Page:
Example: 2 pieces of wood – 1 green, 1 semi-dry with half as much water content as the green piece. Same kiln temperature applied to both pieces.
1. Water will flow from a cool environment to a warmer environment.
2. Only place we can apply the heat is to the surface of the wood.
3. The heat capacity of water is much higher than the wood fiber meaning water will absorb much more energy than wood fiber.
Each piece will end up with a different temperature gradient, resulting in a different rate of water flow. The green piece will absorb more energy because of its higher water content therefore the heat will take longer to penetrate to the center, resulting in a larger temperature gradient from the center to the surface of the wood. As the water starts to flow in the green piece the larger flow of water limits the amount of energy penetration because cooler water from the center is replacing the warmed water leaving. The semi-dry piece, in comparison has less water and therefore the heat is able to penetrate further into the center of the wood than the green piece. The semi-dry piece will have a smaller temperature gradient. Water wants to flow towards the surface where the heat source is being applied. The greater the difference in temperature the more incentive there is for the water too flow limited by the cell / fiber structure of the species being dried. If the moisture is not evaporated off the surface faster than it can flow to the surface, the green piece of wood will have a greater flow of water resulting in a faster rate of drying than the drier piece. The drier piece with its smaller temperature gradient has created an environment with less incentive for water flow hence its rate of drying will be slower. If we heat the wood too slowly it is possible to obtain lower MC in the green wood than the dry wood, because the drier wood has an interior temperature almost the same as its surface and there is no incentive for the water to flow. The resulting high humidity levels from the green wood create an atmosphere whereby the maximum equilibrium MC based on the RH % prevents over drying of the semi-dry wood. This process works well with woods of the same species. Mixing different species of wood with different initial MC is much more difficult to dry evenly because of the large difference in water volumes being removed. Species have different flow rates based on their fiber & cell composition.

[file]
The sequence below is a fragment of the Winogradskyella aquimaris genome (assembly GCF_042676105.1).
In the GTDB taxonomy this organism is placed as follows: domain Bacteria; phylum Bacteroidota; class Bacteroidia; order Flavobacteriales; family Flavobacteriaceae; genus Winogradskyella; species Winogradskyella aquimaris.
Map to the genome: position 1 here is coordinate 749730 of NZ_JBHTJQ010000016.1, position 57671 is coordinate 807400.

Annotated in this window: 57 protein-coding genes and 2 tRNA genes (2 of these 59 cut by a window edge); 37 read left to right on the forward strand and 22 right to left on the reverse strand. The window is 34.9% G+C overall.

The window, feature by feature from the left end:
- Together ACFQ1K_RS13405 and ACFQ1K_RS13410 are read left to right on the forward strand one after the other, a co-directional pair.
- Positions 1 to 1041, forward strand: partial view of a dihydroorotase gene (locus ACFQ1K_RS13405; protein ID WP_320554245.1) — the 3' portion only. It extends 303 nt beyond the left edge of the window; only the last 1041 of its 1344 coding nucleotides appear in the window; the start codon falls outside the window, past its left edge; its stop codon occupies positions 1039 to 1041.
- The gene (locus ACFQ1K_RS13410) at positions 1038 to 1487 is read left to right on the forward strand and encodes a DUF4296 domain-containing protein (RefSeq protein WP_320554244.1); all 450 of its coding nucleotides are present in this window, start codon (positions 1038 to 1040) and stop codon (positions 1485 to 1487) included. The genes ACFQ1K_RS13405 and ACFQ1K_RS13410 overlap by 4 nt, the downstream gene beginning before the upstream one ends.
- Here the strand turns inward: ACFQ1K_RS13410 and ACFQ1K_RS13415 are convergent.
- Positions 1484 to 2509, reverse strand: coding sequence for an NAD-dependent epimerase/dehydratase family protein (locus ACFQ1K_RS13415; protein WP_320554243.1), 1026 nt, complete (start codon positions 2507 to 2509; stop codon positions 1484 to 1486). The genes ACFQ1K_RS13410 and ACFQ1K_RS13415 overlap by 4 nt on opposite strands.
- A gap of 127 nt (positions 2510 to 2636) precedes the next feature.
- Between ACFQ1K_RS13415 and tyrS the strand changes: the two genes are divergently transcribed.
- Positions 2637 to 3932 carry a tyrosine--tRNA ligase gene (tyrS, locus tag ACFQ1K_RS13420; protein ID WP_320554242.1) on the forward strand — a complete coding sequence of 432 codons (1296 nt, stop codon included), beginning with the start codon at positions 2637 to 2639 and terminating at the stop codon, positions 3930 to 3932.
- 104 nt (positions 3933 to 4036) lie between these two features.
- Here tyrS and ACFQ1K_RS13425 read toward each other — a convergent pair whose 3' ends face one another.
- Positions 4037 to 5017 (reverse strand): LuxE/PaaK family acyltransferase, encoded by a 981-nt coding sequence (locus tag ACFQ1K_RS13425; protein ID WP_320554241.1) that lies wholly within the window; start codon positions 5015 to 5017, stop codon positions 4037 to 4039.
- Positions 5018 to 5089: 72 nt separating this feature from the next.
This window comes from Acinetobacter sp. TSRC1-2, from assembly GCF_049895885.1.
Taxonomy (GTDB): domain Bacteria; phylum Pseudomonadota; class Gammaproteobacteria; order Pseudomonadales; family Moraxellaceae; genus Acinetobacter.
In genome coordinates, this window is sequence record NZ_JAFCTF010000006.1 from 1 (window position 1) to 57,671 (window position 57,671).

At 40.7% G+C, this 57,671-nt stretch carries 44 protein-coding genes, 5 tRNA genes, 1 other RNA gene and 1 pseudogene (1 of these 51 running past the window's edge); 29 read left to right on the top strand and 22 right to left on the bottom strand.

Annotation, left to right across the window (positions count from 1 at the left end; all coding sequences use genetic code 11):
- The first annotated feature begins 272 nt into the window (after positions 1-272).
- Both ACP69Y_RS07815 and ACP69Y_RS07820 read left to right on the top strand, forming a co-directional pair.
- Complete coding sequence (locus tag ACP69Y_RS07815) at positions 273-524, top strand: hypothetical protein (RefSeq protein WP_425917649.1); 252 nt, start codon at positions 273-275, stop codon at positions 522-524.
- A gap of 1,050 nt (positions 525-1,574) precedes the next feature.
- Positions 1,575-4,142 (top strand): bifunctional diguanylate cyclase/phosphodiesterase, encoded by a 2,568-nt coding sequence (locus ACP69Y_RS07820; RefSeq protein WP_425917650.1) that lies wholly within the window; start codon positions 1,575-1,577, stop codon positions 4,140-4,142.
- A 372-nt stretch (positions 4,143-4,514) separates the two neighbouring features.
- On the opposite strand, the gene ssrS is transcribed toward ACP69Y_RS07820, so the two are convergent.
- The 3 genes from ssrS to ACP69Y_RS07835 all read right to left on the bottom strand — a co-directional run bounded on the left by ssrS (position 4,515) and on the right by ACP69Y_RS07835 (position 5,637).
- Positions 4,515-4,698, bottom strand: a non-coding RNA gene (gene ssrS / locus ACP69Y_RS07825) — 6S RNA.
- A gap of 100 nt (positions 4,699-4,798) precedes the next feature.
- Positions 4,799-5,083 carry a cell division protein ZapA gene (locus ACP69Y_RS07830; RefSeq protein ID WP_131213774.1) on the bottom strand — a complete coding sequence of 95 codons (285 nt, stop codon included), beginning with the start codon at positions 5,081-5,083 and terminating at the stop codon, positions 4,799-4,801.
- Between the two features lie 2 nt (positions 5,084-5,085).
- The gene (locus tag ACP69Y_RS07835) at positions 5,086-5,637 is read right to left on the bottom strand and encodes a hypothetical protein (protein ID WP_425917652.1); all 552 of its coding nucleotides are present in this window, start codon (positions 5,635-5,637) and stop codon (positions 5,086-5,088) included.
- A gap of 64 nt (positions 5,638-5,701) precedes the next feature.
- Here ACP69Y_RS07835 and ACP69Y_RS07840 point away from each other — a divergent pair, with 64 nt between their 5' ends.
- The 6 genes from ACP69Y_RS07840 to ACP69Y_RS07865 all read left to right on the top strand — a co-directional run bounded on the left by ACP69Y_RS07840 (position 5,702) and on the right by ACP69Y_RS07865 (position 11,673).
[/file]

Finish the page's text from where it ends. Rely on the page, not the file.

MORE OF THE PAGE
Drying the wood in a higher humidity atmosphere, avoiding case hardening and establishing a good water flow we will typically only require 1500 BTU / lb of water removed. Factors such as heat distribution, kiln condition, and outside temperature will vary the amount of BTU required, but this compares with 2000 BTU / lb of water using the schedule method of poor heat-up control, changing fan directions often and venting during the last half of the cycle in an effort to lower the wood’s MC. Our customer’s largest gain is in the consistent quality of wood and the time saved, allowing more throughputs with their kilns, and less fuel consumed per charge. If you have any additional questions please don’t hesitate to call Frank Controls (1986) Ltd.